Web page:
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Experiment

Error Analysis

INTRODUCTION
In Experiment 1, Motion on an Incline, you may have noticed that the slope of the v-t graph,
which we call acceleration, increased as the height of the ramp increased. It seems reasonable
that the maximum value of the acceleration could be obtained when the ramp was in a vertical
position. In this experiment, you will use different apparatus to determine the acceleration of a
freely falling object. Once you have done this, you will address the following questions:
How do I decide if the value I obtained is close enough to the accepted value?
If I were to repeat the experiment several times, within what range would I expect my
values to fall?
This experiment affords you the opportunity to understand variations in experimentally
determined data.

OBJECTIVES
In this experiment, you will
Determine the value of the acceleration of a freely falling object.
Compare your value with the accepted value for this quantity.
Learn how to describe and account for variation in a set of measurements.
Learn how to describe a range of experimental values.

MATERIALS
Vernier data-collection interface
Logger Pro or LabQuest App
Vernier Photogate

foam pad to cushion impact


Picket Fence
clamp or ring stand to secure Photogate
Picket
fence

Figure 1

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Vernier Software & Technology

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Experiment 2

PRE-LAB INVESTIGATION
In the previous experiment, you used the time-based data-collection mode in which the software
recorded a sensor reading (like position) at even time intervals. In this experiment, you will use a
mode in which the software records the elapsed time between some regularly occurring events.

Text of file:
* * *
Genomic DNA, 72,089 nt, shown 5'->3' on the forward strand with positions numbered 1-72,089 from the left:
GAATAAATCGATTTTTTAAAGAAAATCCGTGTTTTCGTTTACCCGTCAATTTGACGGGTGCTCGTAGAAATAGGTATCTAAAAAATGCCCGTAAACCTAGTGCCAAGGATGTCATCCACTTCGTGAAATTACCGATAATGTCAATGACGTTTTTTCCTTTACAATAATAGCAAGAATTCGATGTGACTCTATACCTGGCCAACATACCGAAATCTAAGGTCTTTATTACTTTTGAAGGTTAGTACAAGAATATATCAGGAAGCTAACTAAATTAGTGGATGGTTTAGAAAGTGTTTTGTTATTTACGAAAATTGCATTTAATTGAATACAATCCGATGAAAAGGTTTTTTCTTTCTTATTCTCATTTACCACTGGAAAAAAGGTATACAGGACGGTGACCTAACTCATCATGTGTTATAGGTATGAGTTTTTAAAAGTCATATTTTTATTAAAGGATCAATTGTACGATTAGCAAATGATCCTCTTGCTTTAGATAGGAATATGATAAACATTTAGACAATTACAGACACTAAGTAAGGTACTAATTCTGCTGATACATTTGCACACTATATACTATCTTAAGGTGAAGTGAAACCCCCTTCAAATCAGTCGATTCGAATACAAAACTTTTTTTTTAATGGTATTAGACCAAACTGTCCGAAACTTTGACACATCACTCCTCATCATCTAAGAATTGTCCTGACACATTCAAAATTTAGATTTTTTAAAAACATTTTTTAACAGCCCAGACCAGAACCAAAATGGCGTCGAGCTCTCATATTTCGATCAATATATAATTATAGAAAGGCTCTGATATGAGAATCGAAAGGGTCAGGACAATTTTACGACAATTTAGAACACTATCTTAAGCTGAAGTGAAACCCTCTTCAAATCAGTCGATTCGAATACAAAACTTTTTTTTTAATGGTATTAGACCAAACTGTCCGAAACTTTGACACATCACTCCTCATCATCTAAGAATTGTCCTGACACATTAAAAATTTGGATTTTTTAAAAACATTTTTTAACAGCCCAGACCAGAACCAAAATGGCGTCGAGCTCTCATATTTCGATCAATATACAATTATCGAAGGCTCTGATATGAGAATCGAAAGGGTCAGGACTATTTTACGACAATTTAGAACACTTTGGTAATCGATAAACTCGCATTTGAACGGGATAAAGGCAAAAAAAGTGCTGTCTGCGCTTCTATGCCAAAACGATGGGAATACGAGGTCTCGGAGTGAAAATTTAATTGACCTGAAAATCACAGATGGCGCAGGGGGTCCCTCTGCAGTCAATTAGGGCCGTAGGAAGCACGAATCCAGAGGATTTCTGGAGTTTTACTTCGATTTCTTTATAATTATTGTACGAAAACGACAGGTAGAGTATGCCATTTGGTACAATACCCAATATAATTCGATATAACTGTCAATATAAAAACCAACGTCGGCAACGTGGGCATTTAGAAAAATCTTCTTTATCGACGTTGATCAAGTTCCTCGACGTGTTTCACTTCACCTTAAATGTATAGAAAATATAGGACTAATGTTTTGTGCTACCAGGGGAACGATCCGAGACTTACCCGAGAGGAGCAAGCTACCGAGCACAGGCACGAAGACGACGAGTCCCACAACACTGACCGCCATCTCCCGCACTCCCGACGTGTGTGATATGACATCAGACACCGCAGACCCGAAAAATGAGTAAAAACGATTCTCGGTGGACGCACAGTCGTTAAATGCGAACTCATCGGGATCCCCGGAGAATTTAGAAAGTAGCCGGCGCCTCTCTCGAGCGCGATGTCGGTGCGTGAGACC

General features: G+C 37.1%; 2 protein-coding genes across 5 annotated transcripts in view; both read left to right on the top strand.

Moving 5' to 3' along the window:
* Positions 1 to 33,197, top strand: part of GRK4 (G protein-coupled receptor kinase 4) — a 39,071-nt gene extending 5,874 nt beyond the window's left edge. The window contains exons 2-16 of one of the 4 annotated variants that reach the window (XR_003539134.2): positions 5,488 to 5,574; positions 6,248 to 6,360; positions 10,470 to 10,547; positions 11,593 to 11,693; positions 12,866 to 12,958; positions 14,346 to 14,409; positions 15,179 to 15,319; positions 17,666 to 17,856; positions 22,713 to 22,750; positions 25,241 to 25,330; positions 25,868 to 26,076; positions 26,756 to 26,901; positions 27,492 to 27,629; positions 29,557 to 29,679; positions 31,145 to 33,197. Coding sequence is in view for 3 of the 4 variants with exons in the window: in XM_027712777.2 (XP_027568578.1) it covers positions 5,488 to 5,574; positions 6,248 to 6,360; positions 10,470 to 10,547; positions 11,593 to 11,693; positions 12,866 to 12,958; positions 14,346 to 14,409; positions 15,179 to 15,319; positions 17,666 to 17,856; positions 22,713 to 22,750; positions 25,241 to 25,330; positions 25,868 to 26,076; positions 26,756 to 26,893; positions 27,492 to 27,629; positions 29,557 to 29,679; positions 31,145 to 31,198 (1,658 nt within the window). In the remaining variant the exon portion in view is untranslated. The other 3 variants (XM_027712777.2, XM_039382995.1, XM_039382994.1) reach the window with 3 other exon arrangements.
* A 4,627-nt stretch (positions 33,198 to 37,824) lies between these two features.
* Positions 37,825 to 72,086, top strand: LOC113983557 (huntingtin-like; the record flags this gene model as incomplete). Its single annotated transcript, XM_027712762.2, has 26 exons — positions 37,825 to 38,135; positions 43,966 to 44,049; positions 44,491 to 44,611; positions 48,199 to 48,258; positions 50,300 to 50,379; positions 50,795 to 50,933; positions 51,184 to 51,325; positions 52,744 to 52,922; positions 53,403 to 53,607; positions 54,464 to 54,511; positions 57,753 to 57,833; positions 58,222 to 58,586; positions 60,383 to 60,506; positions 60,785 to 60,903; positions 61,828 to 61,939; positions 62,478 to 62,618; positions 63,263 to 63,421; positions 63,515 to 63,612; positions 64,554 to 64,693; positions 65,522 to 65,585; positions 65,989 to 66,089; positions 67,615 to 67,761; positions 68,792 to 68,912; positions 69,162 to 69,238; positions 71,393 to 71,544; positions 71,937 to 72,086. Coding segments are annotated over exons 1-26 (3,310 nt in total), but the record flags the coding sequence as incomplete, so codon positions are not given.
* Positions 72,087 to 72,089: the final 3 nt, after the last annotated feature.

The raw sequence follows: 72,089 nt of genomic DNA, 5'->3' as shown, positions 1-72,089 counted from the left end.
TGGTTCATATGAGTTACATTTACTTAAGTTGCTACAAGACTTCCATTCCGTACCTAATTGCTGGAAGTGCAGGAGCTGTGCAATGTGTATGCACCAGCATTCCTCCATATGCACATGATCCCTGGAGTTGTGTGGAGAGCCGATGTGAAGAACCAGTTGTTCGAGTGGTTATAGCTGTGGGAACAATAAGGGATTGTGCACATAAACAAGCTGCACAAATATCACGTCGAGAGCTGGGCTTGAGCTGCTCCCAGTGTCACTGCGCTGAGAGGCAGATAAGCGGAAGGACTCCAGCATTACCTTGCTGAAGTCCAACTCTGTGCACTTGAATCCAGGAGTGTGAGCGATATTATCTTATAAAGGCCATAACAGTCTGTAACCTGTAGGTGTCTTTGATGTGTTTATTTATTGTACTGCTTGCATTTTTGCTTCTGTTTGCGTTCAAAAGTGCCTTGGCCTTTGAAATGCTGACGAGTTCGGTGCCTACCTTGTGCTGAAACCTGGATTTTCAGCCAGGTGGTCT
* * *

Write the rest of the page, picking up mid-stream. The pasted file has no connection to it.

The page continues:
When the Picket Fence (a strip of clear plastic with evenly spaced dark bands) passes through a
Photogate, the device notes when the infrared beam of the photogate is blocked by a dark band
and measures the time elapsed between successive blocked states. The software uses these
times and the known distance from the leading edge of a dark band to the next to determine the
velocity of the picket fence as it falls through the photogate. How does the elapsed time from
Blocked state to Blocked state changes as the picket fence accelerates in free fall through the
photogate?

PROCEDURE
1. Connect the photogate to one of the digital inputs on the interface and start the datacollection program. If the photogate has a sliding door, make sure it is open.
2. Check to see if the sensor is working by passing your hand between the infrared LED and the
detector. The gate Status should change from Unblocked to Blocked.
3. Fasten the photogate to a support rod or ring stand so that the arms of the photogate are
horizontal (see Figure 1).
4. Set up data collection.
Using Logger Pro

a. Choose Data Collection from the Experiment menu.


b. In the Mode list, select Digital Events. End timing after 16 Events.
c. Choose Preferences from the File menu and set the Default Precision for automatic
curve fits to four decimal places.
Using LabQuest as a standalone device

Data collection defaults to Photogate Timing mode with four decimal places when
you perform a linear fit.

5. Change the graph setup to view only the velocity vs. time graph.
6. Place something soft on the table or floor to cushion the picket fence as it strikes the surface.
7. Hold the picket fence vertically just above the photogate, start collecting data, and release the
picket fence. Make sure that it does not strike the photogate as it passes through the arms.
8. Perform a linear fit on the graph of velocity vs. time. Print or sketch a copy of your graph.
Take a moment to discuss what the slope and intercept of the line of best fit represent.
9. Based on your discussion, predict whether either of these quantities would change if you were
to drop the picket fence through the photogate from a higher point. Test your prediction.
10. To see how repeatable the values of the slope are, repeat Steps 7 and 8 three more times. Be
sure to record your values of the slope and intercept in your lab notebook.

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Advanced Physics with Vernier - Mechanics

Error Analysis
11. You may quit the data-collection program for now but do not disassemble your apparatus.
You will return to it later.

EVALUATION OF DATA
1. How do you account for the fact that the values of the slope were nearly the same, whereas
the values of the intercept were much more variable?
2. It is highly unlikely that you obtained identical values of the slope of the best-fit line to the
velocity vs. time graph for each of your trials. How might you best report a single value for